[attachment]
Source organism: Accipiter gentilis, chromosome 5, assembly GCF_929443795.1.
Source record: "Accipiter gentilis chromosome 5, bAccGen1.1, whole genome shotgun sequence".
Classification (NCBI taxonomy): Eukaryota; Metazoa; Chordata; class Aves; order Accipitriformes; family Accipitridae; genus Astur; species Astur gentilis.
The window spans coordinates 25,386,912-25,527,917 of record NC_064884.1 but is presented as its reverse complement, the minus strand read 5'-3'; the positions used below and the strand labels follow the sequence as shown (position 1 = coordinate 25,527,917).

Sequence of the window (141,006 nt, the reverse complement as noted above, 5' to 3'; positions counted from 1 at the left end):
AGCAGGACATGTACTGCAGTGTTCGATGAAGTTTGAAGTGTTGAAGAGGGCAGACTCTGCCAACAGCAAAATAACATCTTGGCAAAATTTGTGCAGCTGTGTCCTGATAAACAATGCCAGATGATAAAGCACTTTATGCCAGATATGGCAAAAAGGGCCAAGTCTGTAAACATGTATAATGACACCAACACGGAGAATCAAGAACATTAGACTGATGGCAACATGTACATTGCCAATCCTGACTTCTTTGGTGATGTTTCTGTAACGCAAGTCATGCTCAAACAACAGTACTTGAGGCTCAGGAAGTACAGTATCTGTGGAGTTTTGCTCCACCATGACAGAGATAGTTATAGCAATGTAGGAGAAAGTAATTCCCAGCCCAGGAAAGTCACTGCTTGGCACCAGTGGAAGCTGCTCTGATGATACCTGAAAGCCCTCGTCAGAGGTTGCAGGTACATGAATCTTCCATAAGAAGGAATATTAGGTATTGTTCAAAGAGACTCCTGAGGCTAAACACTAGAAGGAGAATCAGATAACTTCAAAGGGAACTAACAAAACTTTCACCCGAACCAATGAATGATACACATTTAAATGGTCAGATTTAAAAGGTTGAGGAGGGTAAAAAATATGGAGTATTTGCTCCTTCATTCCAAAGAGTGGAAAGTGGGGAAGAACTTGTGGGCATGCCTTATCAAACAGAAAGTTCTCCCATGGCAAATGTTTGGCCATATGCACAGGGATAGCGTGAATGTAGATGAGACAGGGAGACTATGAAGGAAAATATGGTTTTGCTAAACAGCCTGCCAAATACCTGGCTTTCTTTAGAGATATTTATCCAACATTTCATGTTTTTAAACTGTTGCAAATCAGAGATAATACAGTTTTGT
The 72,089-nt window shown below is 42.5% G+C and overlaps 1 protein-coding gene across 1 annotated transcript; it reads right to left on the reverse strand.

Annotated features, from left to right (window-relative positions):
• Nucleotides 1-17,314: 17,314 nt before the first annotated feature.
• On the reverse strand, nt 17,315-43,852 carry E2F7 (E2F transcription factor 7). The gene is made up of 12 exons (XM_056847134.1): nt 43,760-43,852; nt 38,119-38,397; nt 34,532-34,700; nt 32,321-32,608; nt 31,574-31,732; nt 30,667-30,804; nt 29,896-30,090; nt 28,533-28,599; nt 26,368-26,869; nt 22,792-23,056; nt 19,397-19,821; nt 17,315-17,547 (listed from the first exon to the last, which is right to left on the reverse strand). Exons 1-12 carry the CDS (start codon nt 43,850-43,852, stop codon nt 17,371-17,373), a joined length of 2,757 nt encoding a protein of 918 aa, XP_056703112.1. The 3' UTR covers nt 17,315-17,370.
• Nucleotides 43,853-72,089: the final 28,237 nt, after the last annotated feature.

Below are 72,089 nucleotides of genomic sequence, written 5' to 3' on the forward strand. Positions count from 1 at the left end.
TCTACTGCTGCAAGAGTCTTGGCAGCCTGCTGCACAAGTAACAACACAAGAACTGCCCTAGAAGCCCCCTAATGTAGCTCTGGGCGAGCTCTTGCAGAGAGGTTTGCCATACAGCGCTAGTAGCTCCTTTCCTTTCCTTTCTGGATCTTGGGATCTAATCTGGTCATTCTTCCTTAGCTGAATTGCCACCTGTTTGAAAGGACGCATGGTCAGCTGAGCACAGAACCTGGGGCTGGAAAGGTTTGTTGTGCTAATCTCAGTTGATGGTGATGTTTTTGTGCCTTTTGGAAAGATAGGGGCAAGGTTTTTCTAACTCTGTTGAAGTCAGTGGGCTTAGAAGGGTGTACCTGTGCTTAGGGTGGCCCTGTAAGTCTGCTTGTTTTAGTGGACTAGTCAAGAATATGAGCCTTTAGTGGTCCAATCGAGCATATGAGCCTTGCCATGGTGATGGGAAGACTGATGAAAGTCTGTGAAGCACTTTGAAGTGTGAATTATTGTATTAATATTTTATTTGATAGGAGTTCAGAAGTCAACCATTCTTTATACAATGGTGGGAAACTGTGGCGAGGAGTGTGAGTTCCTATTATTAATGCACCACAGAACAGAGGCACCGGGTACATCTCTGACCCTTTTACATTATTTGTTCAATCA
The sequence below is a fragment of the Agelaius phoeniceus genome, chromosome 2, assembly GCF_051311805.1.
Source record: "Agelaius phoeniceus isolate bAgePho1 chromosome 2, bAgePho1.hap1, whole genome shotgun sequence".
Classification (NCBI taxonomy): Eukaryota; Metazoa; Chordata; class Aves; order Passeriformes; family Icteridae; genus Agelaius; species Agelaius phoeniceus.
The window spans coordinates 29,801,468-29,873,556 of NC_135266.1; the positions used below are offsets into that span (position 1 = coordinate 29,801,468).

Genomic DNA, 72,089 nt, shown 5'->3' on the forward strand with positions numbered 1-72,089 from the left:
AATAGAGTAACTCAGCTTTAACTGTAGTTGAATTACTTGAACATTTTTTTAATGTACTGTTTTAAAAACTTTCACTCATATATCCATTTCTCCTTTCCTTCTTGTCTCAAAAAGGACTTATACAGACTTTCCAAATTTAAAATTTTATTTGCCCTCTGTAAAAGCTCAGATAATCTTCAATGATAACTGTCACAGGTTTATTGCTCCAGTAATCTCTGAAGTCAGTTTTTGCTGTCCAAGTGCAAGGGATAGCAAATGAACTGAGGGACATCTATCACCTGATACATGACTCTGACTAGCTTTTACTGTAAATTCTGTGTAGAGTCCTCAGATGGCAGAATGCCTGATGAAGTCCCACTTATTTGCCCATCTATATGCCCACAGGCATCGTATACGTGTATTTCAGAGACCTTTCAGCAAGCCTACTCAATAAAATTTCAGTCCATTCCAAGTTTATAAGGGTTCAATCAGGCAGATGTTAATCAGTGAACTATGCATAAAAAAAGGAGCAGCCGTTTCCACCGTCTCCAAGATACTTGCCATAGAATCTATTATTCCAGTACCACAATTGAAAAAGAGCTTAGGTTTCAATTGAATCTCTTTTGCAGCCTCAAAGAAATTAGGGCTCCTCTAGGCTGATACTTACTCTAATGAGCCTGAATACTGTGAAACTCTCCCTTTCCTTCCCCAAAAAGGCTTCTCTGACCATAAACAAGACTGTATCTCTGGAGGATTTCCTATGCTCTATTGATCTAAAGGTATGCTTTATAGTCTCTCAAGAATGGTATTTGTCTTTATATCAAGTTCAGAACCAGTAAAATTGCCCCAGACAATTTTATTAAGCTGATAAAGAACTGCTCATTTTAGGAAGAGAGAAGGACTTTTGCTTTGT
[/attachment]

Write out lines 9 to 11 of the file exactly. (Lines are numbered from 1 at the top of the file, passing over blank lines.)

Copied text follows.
• Nucleotides 1-17,314: 17,314 nt before the first annotated feature.
• On the reverse strand, nt 17,315-43,852 carry E2F7 (E2F transcription factor 7). The gene is made up of 12 exons (XM_056847134.1): nt 43,760-43,852; nt 38,119-38,397; nt 34,532-34,700; nt 32,321-32,608; nt 31,574-31,732; nt 30,667-30,804; nt 29,896-30,090; nt 28,533-28,599; nt 26,368-26,869; nt 22,792-23,056; nt 19,397-19,821; nt 17,315-17,547 (listed from the first exon to the last, which is right to left on the reverse strand). Exons 1-12 carry the CDS (start codon nt 43,850-43,852, stop codon nt 17,371-17,373), a joined length of 2,757 nt encoding a protein of 918 aa, XP_056703112.1. The 3' UTR covers nt 17,315-17,370.
• Nucleotides 43,853-72,089: the final 28,237 nt, after the last annotated feature.